CSOFT is excited to announce the launch of our Coffee and Conversations podcast! CSOFT International and CSOFT Health Sciences are so excited to produce a podcast where listeners can tune in to learn more about the life sciences and language services industry. Featuring experts from a diverse range of industries and fields, we hope the discussions will inform and educate our listeners as they wake up or unwind with a hot drink. As part of CSOFT’s month-long focus on issues in patient diversity, hosts Brigid and Sam sat down with CSOFT CEO Ms. Shunee Yee and Dr. George L. King for our premier episode of Coffee and Conversations, in which we explore patient-centric care, particularly regarding the treatment of patients with diabetes during the current health crisis.
Patient Diversity and Diabetes with Asian American Populations
For patients with diabetes, “The chances of having severe COVID, either being hospitalized or intubated, or [dying], is at least two, if not, threefold higher” said George King, MD, Director of Research, Senior Vice President, Head of the Section on Vascular Cell Biology at Joslin Diabetes Center, and Professor of Medicine and Ophthalmology at Harvard Medical School. Founding the Asian American Diabetes Initiative (AADI) to discover protective factors and prevent the development of diabetic eyes, kidneys, and nerves, Dr. King discussed the many important ways patients with diabetes, particularly patients with Asian background, can and should manage their diabetes during the COVID-19 pandemic.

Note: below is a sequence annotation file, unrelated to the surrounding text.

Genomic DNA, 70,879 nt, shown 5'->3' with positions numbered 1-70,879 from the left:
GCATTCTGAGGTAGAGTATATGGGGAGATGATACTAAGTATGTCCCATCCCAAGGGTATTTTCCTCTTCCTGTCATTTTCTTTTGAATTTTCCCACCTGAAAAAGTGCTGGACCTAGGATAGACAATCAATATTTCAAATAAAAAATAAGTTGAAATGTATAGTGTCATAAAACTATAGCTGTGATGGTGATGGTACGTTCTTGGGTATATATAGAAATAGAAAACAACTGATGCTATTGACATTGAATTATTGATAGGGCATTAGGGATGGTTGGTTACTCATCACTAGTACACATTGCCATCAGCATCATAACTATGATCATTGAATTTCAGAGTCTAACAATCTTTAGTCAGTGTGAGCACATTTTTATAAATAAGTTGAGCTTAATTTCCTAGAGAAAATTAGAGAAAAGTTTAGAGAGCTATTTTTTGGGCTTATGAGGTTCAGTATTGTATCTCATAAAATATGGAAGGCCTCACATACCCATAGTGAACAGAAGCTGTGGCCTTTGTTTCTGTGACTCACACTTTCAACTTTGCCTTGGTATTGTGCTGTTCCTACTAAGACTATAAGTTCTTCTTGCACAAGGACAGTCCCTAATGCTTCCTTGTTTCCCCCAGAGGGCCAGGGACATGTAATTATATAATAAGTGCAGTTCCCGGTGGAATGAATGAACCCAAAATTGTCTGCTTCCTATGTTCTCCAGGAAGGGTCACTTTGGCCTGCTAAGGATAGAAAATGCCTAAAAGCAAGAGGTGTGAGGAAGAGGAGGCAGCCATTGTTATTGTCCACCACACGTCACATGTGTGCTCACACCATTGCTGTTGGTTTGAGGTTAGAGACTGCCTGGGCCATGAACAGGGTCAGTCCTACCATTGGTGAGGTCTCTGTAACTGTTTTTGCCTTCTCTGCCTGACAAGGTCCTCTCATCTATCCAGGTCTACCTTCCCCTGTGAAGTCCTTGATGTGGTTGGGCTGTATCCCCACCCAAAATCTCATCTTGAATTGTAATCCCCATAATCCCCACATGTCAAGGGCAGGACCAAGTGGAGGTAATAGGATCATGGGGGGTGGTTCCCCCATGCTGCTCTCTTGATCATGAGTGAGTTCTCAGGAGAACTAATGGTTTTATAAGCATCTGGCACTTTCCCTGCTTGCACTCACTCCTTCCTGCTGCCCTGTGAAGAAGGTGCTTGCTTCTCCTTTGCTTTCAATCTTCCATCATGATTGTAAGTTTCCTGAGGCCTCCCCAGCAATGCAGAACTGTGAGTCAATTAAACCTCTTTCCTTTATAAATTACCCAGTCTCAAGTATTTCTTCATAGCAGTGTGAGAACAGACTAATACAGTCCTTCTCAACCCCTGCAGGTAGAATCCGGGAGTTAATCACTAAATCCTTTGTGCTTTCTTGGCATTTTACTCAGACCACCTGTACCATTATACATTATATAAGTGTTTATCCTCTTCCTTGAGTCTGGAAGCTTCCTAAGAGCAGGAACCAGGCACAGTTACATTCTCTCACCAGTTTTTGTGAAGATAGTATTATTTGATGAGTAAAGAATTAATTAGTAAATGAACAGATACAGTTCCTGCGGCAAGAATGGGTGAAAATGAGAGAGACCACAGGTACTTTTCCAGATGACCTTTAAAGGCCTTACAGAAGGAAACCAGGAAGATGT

In addition to being vaccinated, wearing a mask, avoiding large crowds, and following the appropriate health guidelines, there are some lifestyle factors people with diabetes can do to successfully manage their glucose levels, or A1C level (a measurement of glycemic glucose control over the last 3 months) during the pandemic. As described in Dr. King’s book, The Diabetes Reset: Avoid It. Control It. Even Reverse It. A Doctor’s Scientific Program, having access to and taking one’s medication correctly, as well as participating in regular exercise, maintaining a healthy, fresh diet, and a healthy sleep schedule (at least 6 hours of sleep per night), people with diabetes can successfully manage their condition. Additionally, by following these steps, along with guidelines outlined in the before-mentioned book, people with prediabetes can delay it, prevent it, or even reverse it throughout the world.
Referencing the International Diabetes Federation’s findings, Shunee Yee spoke in the podcast about the severe prevalence of diabetes worldwide, stating that estimates predict that “By 2045, there will be over 700 million people living with diabetes across the globe,” and that currently, “1 in 2 people with diabetes [are] undiagnosed,” with, “rising rates…particularly in Africa, Middle East, Southeast Asia”. Addressing this, Dr. King spoke of the complexity of disparity of care with people living with diabetes around the world. Highlighting the importance of participating in clinical trials, particularly for Asian and Asian American populations, Dr King emphasized that it is through clinical trials that, “we find out whether medication [can] work or not,” and that, “It is so important for a drug … or a device … to be studied in the population or the country where it will be sold or be approved”.
Expanding on the topics of patient diversity and disparity of care, Dr. King will be featuring on our upcoming webinar hosted by XTalks, Linguistic Validation: Facilitating Patient Diversity in Clinical Trials, on May 7 at 12pm ET. To register, click here.
Be sure to listen to our Coffee and Conversations podcast! Next month’s episode will explore the importance of mental health awareness and supporting one another during this time.